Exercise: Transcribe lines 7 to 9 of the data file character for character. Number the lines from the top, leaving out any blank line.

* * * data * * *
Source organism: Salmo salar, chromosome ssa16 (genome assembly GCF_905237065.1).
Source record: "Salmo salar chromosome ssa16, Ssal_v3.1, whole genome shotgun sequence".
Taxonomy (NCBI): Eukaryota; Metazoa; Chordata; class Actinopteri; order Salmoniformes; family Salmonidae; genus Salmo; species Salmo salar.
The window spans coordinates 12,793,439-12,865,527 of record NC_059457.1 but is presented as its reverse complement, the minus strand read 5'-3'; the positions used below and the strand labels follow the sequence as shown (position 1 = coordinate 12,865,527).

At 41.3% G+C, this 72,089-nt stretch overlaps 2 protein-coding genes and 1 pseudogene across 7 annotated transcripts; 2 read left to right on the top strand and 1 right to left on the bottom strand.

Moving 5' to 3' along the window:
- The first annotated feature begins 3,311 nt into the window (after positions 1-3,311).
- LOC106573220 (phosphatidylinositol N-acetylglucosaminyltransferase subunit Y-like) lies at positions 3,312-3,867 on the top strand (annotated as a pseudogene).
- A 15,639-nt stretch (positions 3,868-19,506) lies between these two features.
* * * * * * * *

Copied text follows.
- The first annotated feature begins 3,311 nt into the window (after positions 1-3,311).
- LOC106573220 (phosphatidylinositol N-acetylglucosaminyltransferase subunit Y-like) lies at positions 3,312-3,867 on the top strand (annotated as a pseudogene).
- A 15,639-nt stretch (positions 3,868-19,506) lies between these two features.